Author Lynn Viehl has, for the second time, posted her sales and income figures for her novel TWILIGHT FALL on-line (http://www.straightgoods.ca/2009/ViewBrief.cfm?Ref=187&Cookies=yes). TWILIGHT FALL was a paperback original that spent a few weeks on the NEW YORK TIMES bestseller list in the paperback division. It has now gone through two royalty periods, and Viehl has posted both actual statements. She's brave to do this, since most writers do not share their numbers and would feel more comfortable discussing their sex life, drug history, or criminal records than their incomes.
Viehl is not just brave -- she's disgruntled. Her initial advance for the book was $50,000. Sales so far are about 61,000 copies, with the publisher holding back income against an estimated 7,500 more returns. She figures that after taxes, agents' fees, and "expenses," she earned about $25,000 for the year it took her to write the book.
However, even though this is an accurate depiction of why most writers have day jobs, it is not the whole story. Viehl says that she sells overseas copies through her blog, and has not yet had foreign-rights sales. For many authors (including me), the foreign-sales income eventually equals the advance for a book. It can be a very long "eventually;" I just sold Korean rights to a book published ten years ago. But if you keep on slogging, eventually you earn as much from overseas markets as from the English-speaking one.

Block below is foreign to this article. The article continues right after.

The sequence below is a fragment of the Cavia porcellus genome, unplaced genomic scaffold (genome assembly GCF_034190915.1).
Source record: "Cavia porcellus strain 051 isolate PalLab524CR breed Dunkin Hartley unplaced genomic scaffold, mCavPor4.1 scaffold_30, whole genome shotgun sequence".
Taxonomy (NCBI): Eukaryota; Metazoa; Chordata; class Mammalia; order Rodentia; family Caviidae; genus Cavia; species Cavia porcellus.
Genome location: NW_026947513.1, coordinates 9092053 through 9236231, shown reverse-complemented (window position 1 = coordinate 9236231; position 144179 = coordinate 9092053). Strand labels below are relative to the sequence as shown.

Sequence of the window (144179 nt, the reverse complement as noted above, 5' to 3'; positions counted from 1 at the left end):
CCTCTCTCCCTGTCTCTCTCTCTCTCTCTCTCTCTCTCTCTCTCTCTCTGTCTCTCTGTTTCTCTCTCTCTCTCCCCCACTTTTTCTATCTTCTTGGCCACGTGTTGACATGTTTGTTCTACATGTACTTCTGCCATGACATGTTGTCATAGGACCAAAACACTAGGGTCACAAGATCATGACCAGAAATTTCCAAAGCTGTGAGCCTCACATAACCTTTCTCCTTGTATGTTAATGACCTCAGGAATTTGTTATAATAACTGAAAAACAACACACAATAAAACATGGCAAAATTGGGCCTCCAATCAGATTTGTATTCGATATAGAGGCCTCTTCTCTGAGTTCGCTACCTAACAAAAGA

In addition, authorship -- and I should think most especially NEW YORK TIMES bestseller authorship -- brings offers to teach workshops, give keynote addresses at writers' conferences, and speak to a variety of groups from schoolkids to old-age homes. This, too, generates income.
Finally, writers vary tremendously in how long it takes them to write a novel. Viehl gives the impression that she writes full-time, and needs a year for a book. Many of us (including me) are a bit faster, and manage to fit in short stories and/or articles as well in the course of a year.
Writers are all over the map in their incomes. Viehl's story is honest and interesting -- but readers should not assume it's universal.